As the hydrogen fuel is used up in a star’s core, its energy production decreases, and the core slowly starts to collapse. The unburnt hydrogen in the shell outside the helium-filled core is gradually converted to helium, which becomes part of the core, and the resulting radiation halts the overall contraction. The collapse of the core itself continues, however, because it has to reach an even higher temperature to burn its helium and produce more energy-rich elements. This process continues until the helium core makes up about 10 to 15 per cent of the star’s entire mass, when it reaches the Schonberg-Chandrasekhar limit—which determines when the core must start contracting. Under its own weight, and the weight of the outer layers, the core contracts rapidly; the surrounding envelope expands and the star becomes a red giant. During this time, the contracting core becomes hot enough for the helium in it to “burn” and produce carbon, which stops the core from collapsing any further. Over a period of a few tens of millions of years, the star grows into an enormous, very luminous, yet relatively cool, red giant. Our sun will reach this stage about 5 billion years from now. It will expand about 30 to 40 million miles (48 to 64 million kilometers) to reach the planet Mercury. The earth’s temperature will increase so drastically that life will cease to exist there.

After depleting its hydrogen, the contracting core of a star with many solar masses becomes unstable and implodes; the outer layers explode as a supernova. The imploding core may become a neutron star and, eventually, a pulsar or black hole.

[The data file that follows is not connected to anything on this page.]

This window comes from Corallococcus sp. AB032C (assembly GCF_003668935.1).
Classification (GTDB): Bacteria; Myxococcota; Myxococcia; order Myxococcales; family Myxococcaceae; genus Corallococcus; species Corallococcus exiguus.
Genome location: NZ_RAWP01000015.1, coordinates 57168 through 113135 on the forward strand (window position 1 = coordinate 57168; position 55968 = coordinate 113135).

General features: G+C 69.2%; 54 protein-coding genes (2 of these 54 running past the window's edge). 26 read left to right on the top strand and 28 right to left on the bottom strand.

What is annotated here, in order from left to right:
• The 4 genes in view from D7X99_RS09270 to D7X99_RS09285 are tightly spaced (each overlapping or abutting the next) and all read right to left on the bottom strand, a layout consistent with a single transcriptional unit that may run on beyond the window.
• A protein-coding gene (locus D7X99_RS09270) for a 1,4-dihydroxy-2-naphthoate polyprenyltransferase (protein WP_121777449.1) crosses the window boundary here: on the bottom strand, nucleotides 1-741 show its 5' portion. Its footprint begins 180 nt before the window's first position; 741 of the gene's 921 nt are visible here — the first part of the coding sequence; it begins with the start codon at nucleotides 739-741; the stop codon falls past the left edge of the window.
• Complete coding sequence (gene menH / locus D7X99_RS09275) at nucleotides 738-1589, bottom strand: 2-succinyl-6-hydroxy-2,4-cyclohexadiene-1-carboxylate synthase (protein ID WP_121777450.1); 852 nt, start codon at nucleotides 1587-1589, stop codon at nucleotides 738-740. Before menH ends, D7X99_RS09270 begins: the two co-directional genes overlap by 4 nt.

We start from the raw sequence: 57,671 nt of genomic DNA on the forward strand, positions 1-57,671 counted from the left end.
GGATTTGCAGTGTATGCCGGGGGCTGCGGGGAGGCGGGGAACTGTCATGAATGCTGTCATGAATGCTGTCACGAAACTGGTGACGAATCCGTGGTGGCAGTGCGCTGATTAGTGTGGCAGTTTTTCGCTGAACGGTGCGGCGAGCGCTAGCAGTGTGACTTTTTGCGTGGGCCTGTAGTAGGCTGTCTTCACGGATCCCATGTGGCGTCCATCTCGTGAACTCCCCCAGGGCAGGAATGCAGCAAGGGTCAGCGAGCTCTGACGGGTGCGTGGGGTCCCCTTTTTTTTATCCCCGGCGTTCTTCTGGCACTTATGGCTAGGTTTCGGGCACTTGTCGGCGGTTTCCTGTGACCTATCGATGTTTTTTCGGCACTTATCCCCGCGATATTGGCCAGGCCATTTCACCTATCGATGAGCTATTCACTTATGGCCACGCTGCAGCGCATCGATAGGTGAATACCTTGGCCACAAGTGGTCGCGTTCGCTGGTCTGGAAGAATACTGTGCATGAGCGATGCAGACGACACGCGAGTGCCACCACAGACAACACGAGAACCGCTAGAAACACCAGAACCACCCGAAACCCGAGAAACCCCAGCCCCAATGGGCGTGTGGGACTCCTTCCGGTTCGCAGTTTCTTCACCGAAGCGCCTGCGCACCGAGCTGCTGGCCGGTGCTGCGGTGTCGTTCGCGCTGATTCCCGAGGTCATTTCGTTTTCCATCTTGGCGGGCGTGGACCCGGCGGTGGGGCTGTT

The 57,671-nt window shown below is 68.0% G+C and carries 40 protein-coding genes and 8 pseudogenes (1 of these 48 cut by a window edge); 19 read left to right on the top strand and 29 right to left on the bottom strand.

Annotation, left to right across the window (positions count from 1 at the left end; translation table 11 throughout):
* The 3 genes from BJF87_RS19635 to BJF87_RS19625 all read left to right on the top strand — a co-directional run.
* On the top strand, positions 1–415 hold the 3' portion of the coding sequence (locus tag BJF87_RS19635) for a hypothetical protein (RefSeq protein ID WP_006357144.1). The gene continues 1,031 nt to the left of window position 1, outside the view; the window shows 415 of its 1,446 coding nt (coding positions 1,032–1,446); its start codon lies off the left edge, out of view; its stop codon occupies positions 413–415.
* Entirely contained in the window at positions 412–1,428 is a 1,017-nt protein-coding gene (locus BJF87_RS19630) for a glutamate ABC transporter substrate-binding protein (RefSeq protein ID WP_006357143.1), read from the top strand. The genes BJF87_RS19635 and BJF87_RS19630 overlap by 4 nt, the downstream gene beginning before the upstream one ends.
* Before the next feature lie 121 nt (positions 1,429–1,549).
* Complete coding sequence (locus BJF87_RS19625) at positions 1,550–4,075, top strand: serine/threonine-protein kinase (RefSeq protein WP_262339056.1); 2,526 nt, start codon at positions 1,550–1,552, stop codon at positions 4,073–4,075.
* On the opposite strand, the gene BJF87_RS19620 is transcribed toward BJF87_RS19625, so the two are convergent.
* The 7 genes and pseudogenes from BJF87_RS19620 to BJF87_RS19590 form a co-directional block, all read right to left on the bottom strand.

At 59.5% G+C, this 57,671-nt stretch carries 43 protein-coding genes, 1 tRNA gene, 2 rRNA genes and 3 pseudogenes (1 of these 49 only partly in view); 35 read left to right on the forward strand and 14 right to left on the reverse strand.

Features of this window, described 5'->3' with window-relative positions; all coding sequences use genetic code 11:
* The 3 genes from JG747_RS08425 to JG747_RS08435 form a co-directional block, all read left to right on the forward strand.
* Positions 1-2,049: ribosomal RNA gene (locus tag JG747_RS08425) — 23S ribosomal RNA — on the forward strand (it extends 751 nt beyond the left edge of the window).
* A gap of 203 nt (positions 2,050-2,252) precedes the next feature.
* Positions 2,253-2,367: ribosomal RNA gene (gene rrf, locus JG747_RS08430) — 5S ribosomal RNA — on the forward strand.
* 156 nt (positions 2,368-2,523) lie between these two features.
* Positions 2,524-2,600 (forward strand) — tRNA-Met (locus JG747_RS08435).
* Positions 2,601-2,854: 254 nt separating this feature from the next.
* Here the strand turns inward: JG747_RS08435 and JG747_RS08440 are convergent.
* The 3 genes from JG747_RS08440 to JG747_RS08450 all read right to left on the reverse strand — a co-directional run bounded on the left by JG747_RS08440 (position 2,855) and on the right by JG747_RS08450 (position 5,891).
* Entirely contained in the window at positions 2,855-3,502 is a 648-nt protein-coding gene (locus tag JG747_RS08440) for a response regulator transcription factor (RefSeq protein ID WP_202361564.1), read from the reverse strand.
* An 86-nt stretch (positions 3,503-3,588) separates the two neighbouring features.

White dwarfs

A star may remain a giant or super-giant for several million years before all nuclear reactions cease. Gravitational collapse then occurs with no outward pressure to stop it, and the final result may be a white dwarf. Such a star is small (about the same size as the earth) but has about 1 million times the density of water. The temperature at the surface is a few tens of thousands of degrees, yet the luminosity is quite low—about one thousandth of our sun.
If the core of a star has a final mass at this stage of less than about 1.4 solar masses (the Chandrasekhar limit), then the collapse stops at the white dwarf stage. With the passage of time, the remaining heat and light will be radiated away, so that the star eventually becomes a black dwarf. Even if a star begins its life with a much greater mass, it is possible for its final collapse to be stopped at the white dwarf phase if it can shed the extra mass at some stage. Stars of from 4 to 8 solar masses become red supergiants and eventually explode in a supernova explosion.

Neutron stars and pulsars

If the mass of a star’s core is between about 1.5 and 3 solar masses, the star’s collapse is thought to continue until very high densities are reached. At such densities, electrons collide with protons and produce neutrons. Eventually, so many neutrons are created (relative to the number of protons) that the nuclei of atoms begin to break up, and virtually nothing but neutrons remain, forming a neutron star.
Neutron stars have some bizarre properties. Each has the mass of several suns, yet is only about 12 miles (19 kilometers) across. The outer layer of a neutron star is solid, although the star that gave birth to it was gaseous.
In 1967, radio-astronomers discovered a radio source that gave a very brief burst of radio energy once every 1.34 seconds. Other such sources, known as pulsars, were soon tracked down, and one, in the Crab Nebula, was found to have a period of 33 thousandths of a second. To have such a rapid rate of spin, this object must be very small. The position of this particular pulsar corresponds with the site of a rare and spectacular phenomenon observed by Chinese astronomers in A.D. 1054— the violent end of a star’s life in a supernova explosion.